And so it goes with Midnight Resistance, originally released in arcades by Data East. With its faceless heroes, heavy artillery, and a brutal difficulty level, it was clear the company wanted a taste of the success Konami had with the Contra series. There are a half dozen reasons that Midnight Resistance falls short of its inspiration, but Genesis owners long starved of a good run 'n gun shooter sure weren't complaining.
|Johnny come lately... but not lightly armed.|
The gameplay in Midnight Resistance closely follows the Contra template, with your hero aiming his gun in eight different directions and marching to a confrontation with an enormous, bullet-sponging boss. There's some light platforming, but the jump button is mostly reserved for dodging the many bullets thrown your way. All this should be familiar territory to old-school gamers, but Midnight Resistance parts ways with Contra in the way it awards new weapons. There are no power ups within the stages themselves... they're held in lockers at the end of each round, and you've got to unlock them with keys held by the Crimson King's elite red soldiers.
It doesn't sound like much of a distinction, but it's a more profound change than you'd expect. There will never be a power-up capsule to save your skin in a tight situation, forcing you to struggle to the end of the stage for your salvation. On the plus side, the weapons (both standard-issue firearms and back-mounted missiles) don't vanish when you've been killed in action... you merely drop them, along with any keys you've collected. You're free to scoop them back up with your next life and use them until they run out of ammo... or fall off the edge of the screen, if you're unlucky.
The arcade version of Midnight Resistance paired the soldier with an eager young sidekick, who can still be seen in the opening of the Genesis version. Unfortunately, the limitations of the Genesis hardware meant that Junior had to be left behind for this mission. In all fairness, there is a lot of onscreen activity here, far more than there was in the NES Contra games, and an attempt to shoehorn in a second player would likely have turned the game into a flickery, slowdown-ridden mess. Nevertheless, it's one of those omissions that will be deeply felt... especially by your friend, who will be forced to twiddle his thumbs while you're having all the fun.
|Johnny fights the Blue Angels in one of the game's best|
moments. It's just too ridiculous NOT to be awesome!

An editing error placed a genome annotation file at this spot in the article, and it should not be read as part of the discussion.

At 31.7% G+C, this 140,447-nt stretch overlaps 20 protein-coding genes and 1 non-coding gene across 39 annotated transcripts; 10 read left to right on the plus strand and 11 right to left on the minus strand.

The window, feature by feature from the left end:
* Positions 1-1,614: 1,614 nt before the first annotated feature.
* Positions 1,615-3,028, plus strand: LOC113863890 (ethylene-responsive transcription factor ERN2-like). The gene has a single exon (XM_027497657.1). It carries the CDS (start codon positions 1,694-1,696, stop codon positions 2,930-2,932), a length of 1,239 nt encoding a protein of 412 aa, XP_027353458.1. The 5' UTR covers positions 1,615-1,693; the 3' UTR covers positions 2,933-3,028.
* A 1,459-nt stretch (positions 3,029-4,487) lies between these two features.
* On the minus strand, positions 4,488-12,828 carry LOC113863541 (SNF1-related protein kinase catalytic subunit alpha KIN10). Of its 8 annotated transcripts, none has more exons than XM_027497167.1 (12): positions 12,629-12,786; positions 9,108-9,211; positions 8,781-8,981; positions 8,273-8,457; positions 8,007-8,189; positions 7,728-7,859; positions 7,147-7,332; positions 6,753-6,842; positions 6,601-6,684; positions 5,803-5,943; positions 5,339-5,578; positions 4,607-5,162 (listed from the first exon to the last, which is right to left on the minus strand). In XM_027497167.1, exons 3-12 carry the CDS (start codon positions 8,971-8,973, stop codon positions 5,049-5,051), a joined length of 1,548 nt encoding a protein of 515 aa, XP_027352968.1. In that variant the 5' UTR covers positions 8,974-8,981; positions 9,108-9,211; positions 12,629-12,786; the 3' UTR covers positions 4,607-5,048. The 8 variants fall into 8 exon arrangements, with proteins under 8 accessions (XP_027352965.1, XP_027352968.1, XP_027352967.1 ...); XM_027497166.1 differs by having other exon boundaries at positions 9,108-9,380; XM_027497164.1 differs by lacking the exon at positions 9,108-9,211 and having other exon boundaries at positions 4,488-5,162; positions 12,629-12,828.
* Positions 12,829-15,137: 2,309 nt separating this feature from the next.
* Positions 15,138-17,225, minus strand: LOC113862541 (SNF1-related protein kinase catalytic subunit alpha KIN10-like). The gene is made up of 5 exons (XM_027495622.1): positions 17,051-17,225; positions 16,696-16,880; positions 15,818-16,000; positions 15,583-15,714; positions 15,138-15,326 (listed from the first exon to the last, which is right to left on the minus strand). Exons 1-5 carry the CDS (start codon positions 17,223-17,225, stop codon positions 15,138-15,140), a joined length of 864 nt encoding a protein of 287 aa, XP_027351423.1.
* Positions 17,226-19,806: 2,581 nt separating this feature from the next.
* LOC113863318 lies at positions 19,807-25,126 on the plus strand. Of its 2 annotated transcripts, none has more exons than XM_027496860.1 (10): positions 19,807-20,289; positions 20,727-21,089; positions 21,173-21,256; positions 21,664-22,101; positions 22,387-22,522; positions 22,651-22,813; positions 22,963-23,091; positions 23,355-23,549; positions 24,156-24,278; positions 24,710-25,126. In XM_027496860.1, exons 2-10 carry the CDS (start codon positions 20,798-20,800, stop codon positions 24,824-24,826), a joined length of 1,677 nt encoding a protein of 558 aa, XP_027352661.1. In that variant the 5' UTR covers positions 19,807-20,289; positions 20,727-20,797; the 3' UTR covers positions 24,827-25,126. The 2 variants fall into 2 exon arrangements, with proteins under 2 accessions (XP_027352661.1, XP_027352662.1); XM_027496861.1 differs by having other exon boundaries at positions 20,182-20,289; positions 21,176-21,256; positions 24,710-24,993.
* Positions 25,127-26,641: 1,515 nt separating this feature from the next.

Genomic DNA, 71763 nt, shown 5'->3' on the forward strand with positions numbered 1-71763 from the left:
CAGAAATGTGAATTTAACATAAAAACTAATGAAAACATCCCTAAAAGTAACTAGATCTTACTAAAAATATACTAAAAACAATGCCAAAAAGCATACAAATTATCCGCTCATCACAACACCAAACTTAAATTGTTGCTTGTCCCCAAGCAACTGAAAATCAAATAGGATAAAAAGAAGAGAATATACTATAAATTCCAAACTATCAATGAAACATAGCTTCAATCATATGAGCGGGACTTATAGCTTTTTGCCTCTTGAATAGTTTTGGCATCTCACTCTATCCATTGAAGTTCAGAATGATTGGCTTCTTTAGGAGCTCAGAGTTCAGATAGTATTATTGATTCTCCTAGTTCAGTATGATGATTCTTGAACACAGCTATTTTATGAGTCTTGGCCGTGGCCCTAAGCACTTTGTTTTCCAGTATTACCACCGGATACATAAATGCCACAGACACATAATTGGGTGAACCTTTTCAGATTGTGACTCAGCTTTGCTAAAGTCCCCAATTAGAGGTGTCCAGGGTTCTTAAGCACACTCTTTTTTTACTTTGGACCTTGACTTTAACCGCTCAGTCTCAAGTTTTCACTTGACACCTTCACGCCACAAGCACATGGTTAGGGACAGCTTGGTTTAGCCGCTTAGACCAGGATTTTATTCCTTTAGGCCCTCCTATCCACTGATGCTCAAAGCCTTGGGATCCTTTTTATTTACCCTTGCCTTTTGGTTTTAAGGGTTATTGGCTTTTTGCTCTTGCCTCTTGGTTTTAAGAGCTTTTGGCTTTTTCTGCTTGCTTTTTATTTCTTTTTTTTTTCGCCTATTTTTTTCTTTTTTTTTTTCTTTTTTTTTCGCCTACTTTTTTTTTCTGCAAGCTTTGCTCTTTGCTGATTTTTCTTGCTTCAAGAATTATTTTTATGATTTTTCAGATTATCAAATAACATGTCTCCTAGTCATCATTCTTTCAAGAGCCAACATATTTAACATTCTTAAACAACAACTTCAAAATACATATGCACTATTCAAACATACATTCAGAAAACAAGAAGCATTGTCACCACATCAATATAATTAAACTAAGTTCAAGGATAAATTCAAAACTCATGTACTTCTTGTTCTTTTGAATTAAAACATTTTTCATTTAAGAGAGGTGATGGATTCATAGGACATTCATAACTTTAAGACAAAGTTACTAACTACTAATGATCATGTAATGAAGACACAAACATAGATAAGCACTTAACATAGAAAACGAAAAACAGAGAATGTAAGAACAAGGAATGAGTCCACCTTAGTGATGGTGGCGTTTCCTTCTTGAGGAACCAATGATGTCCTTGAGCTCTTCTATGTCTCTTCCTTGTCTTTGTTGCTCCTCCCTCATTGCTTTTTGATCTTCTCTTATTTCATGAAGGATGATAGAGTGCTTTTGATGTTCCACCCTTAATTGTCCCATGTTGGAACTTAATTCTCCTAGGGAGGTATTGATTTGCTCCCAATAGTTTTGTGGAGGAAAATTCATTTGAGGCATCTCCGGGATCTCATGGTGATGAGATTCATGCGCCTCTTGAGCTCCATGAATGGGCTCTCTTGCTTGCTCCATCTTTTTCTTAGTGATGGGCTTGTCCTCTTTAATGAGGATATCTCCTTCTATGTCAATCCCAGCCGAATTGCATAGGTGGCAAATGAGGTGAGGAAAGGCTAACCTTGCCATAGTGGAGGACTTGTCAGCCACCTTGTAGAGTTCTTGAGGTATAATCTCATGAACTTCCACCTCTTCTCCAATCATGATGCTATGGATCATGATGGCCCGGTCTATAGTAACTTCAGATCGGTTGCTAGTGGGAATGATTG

You couldn't call it arcade perfect, but in all the places that count, Midnight Resistance on the Genesis trails just a step behind the original. It looks like the real thing, and it sounds even better, with a remastered soundtrack that brings even more dramatic tension to boss fights. That's in sharp contrast to the ZX Spectrum game, which comes off as a jaundiced parody. (And yet it's regarded as one of the best games on the system, which speaks volumes about not only the machine's inadequacies but the desperation of British youth to play something, anything, that resembled a video game. I'd say Genesis owners feeling the pinch of Nintendo's exclusive licensing agreements had it pretty good by comparison! But, er, I digress.)
The only issues with Midnight Resistance can be traced directly back to the arcade game. The level designs lean toward the lazy, with your hero marching right for half the stage, then taking a ladder or lift to a fight against some cast-off vehicle from the 1980s G.I. Joe toy line. One stage is a long vertical shaft filled with drop away floors. When each floor gives way, you're dropped into a battle against a dozen of the Crimson King's soldiers, then a cluster of gears. The cycle repeats until the game realizes you're sick of its crap, then gives you a scrap of plot exposition as a peace offering. Yes yes, Midnight Resistance, all is forgiven. Just don't let it happen again!
|...and proper grammar too, apparently.|
The ridiculousness of Midnight Resistance feels like a product of hapless confusion, unlike Gunstar Heroes, which was unrelentingly bizarre but always had a method to its madness. That being said, I had a lot more fun with this heavily Contra-inspired game than Hard Corps, the official Contra for the Sega Genesis. Sure, it was a much flashier game than Midnight Resistance- the four year gap between their releases practically guaranteed it- but it was just too full of that focus-tested, artificially sweetened extremeness synonymous with the 1990s. If Midnight Resistance was a victim of its own creative indecision, Contra: Hard Corps suffers from knowing exactly what it wants... and having the bad taste to pursue it.